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Thread: 2.70 total HP vs. 2.20 total HP for a spa

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    2.70 total HP vs. 2.20 total HP for a spa

    Hi everyone,

    Just got my burnt out motor on my Hayward Tristar pump replaced by Warehouse pool supplies. However, the original was a one speed 2.0 HP with service factor 1.35 for a 2.70 total HP pump. The one they installed is a two-speed pump with a 2.0 HP and service factor 1.10 for a 2.20 total HP pump.

    I'm worried about the downgrade in total HP and if that will affect the strength of the spa jets. Warehouse keeps telling me that I won't notice the difference at all, but I figured I'd check with you guys to make sure before I start using the motor. Thanks!
    15k gunite pool. Intelliflo VF. Autopilot SWG.
    2k separate spa with waterfall (ie: pain in the rear maintaining a separate body of water). 2HP Hayward Tristar pump.

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    mas985's Avatar
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    Re: 2.70 total HP vs. 2.20 total HP for a spa

    Sounds like they replaced a full rated motor with an up rated version which can create problems because the motor may be overloaded. It won't change the strength in the jets but the pump might shut off due to thermal overload and it could be damage. I would get the correct motor unless the motor has been changed before and they put too large of a motor on the first time. Which TriStar pump model do you have?
    Mark
    Hydraulics 101; Pump Ed 101; Pump/Pool Spreadsheets; Pump Run Time Study; DIY Acid Dosing; DIY Cover Roller
    18'x36' 20k plaster, MaxFlo SP2303VSP, Aqualogic PS8 SWCG, 420 sq-ft Cartridge, Solar, 6 jet spa, 1 HP jet pump, 400k BTU NG Heater

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    Re: 2.70 total HP vs. 2.20 total HP for a spa

    The Service Factor (SF) of a motor is the amount that it can be periodically overloaded without damage. For example, if a 2HP 1.3x SF motor is spinning a table saw blade, you can transiently overload it to 2.6HP while you're cutting. Most of the time the blade sits idle waiting for wood. Although the motor designer doesn't tell you what limited the motor to 2HP, typically it is heat buildup, while the SF overload is likely structural.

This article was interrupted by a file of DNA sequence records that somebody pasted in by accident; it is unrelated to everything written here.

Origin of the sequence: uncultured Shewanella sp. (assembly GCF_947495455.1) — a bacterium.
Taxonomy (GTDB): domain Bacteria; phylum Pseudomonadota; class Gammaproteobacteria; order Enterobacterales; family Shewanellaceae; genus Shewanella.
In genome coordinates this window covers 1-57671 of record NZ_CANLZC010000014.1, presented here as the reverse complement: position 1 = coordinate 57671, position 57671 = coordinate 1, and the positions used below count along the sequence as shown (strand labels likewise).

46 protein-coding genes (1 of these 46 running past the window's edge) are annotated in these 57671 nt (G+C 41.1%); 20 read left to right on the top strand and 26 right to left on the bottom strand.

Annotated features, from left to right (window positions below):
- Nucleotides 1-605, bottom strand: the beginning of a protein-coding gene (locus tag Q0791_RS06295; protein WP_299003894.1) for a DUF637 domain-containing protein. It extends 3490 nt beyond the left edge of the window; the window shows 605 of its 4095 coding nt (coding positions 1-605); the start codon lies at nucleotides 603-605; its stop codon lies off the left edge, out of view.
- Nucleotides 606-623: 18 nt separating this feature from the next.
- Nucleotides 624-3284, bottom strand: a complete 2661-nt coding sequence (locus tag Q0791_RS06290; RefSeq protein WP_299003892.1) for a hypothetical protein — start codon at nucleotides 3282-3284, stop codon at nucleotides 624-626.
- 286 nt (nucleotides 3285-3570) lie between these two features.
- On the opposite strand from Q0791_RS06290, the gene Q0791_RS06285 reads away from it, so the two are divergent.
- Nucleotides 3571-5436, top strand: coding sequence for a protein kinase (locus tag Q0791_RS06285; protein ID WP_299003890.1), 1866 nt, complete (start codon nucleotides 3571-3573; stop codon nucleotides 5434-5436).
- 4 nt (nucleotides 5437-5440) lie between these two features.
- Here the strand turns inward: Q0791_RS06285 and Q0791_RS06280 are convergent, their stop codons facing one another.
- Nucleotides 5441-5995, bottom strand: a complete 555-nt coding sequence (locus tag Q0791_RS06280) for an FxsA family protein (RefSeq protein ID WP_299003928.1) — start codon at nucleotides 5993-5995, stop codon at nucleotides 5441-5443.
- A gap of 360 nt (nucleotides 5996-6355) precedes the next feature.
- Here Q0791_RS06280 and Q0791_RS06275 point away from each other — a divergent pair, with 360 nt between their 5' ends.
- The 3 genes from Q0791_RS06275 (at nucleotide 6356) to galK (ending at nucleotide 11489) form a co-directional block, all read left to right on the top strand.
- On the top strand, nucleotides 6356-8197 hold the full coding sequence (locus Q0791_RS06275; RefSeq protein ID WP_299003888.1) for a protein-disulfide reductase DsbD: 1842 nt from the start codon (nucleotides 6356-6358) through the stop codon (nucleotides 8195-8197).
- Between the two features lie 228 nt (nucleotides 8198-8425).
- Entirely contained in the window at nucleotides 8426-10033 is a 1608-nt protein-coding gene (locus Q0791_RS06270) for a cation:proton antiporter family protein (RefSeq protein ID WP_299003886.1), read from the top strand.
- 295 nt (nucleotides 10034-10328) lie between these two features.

I don't see how the Service Factor would be relevant on a pool circulation pump. A circulation pump on a pool is a continuous load without such overload transients. A 2HP 1.35SF pump shouldn't be putting out more than 2HP in this situation, nor should a 2HP 1.10SF pump. So if the pump was correctly designed not to overload the 2HP 1.35SF motor, it won't be overloading the new motor either.

    One test would be to measure the running current with a clip-on ammeter. The motor data plate or manual should tell you the FLA (full load amps), which corresponds to the current draw at rated output (2HP). Verify the current doesn't exceed the FLA and you're good to go.

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    mas985's Avatar
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    Re: 2.70 total HP vs. 2.20 total HP for a spa

    For applications other than pool pumps, this may be true. But pool pumps are designed to run very close to the service factor load. It is the continuous load which allows for this. Otherwise, an up rated pump would have a different head curve than a full rated pump. For example a 1 HP full rated pump with a service factor of 1.65 has exactly the same performance, load and current draw as a 1.5 HP up rated pump iwith a service factor of 1.1 in the same pump line. The service factor is very relevant.
    Mark
    Hydraulics 101; Pump Ed 101; Pump/Pool Spreadsheets; Pump Run Time Study; DIY Acid Dosing; DIY Cover Roller